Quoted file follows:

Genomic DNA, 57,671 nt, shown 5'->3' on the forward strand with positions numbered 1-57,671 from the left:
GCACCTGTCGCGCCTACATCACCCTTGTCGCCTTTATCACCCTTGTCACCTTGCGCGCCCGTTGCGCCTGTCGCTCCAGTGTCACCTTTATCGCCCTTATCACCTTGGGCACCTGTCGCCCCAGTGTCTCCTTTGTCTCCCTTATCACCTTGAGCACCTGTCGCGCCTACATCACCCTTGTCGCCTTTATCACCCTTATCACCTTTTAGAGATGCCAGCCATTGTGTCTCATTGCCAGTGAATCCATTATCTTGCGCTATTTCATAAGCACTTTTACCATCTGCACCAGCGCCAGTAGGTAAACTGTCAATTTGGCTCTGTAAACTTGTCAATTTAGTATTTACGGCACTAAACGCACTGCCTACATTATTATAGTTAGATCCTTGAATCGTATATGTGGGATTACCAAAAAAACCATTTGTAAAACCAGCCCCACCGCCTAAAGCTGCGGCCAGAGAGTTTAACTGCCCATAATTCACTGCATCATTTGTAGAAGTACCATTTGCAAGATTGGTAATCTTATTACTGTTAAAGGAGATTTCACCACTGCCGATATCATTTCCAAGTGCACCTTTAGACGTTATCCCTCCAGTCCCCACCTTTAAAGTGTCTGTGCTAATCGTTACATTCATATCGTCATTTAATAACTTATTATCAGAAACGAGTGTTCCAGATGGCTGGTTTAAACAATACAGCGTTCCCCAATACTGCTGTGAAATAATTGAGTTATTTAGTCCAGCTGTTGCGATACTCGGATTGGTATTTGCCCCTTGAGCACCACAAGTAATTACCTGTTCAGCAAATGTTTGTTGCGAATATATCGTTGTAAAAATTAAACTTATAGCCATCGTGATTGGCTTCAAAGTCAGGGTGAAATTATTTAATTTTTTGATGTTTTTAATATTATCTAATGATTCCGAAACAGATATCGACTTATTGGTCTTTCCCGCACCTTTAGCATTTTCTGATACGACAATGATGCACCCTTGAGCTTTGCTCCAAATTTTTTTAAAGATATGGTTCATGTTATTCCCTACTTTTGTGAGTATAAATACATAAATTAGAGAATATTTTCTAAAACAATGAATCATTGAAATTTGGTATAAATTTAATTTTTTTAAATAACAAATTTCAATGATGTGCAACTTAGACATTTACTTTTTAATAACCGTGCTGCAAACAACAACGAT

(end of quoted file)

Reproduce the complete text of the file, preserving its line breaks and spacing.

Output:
Genomic DNA, 57,671 nt, shown 5'->3' on the forward strand with positions numbered 1-57,671 from the left:
GCACCTGTCGCGCCTACATCACCCTTGTCGCCTTTATCACCCTTGTCACCTTGCGCGCCCGTTGCGCCTGTCGCTCCAGTGTCACCTTTATCGCCCTTATCACCTTGGGCACCTGTCGCCCCAGTGTCTCCTTTGTCTCCCTTATCACCTTGAGCACCTGTCGCGCCTACATCACCCTTGTCGCCTTTATCACCCTTATCACCTTTTAGAGATGCCAGCCATTGTGTCTCATTGCCAGTGAATCCATTATCTTGCGCTATTTCATAAGCACTTTTACCATCTGCACCAGCGCCAGTAGGTAAACTGTCAATTTGGCTCTGTAAACTTGTCAATTTAGTATTTACGGCACTAAACGCACTGCCTACATTATTATAGTTAGATCCTTGAATCGTATATGTGGGATTACCAAAAAAACCATTTGTAAAACCAGCCCCACCGCCTAAAGCTGCGGCCAGAGAGTTTAACTGCCCATAATTCACTGCATCATTTGTAGAAGTACCATTTGCAAGATTGGTAATCTTATTACTGTTAAAGGAGATTTCACCACTGCCGATATCATTTCCAAGTGCACCTTTAGACGTTATCCCTCCAGTCCCCACCTTTAAAGTGTCTGTGCTAATCGTTACATTCATATCGTCATTTAATAACTTATTATCAGAAACGAGTGTTCCAGATGGCTGGTTTAAACAATACAGCGTTCCCCAATACTGCTGTGAAATAATTGAGTTATTTAGTCCAGCTGTTGCGATACTCGGATTGGTATTTGCCCCTTGAGCACCACAAGTAATTACCTGTTCAGCAAATGTTTGTTGCGAATATATCGTTGTAAAAATTAAACTTATAGCCATCGTGATTGGCTTCAAAGTCAGGGTGAAATTATTTAATTTTTTGATGTTTTTAATATTATCTAATGATTCCGAAACAGATATCGACTTATTGGTCTTTCCCGCACCTTTAGCATTTTCTGATACGACAATGATGCACCCTTGAGCTTTGCTCCAAATTTTTTTAAAGATATGGTTCATGTTATTCCCTACTTTTGTGAGTATAAATACATAAATTAGAGAATATTTTCTAAAACAATGAATCATTGAAATTTGGTATAAATTTAATTTTTTTAAATAACAAATTTCAATGATGTGCAACTTAGACATTTACTTTTTAATAACCGTGCTGCAAACAACAACGAT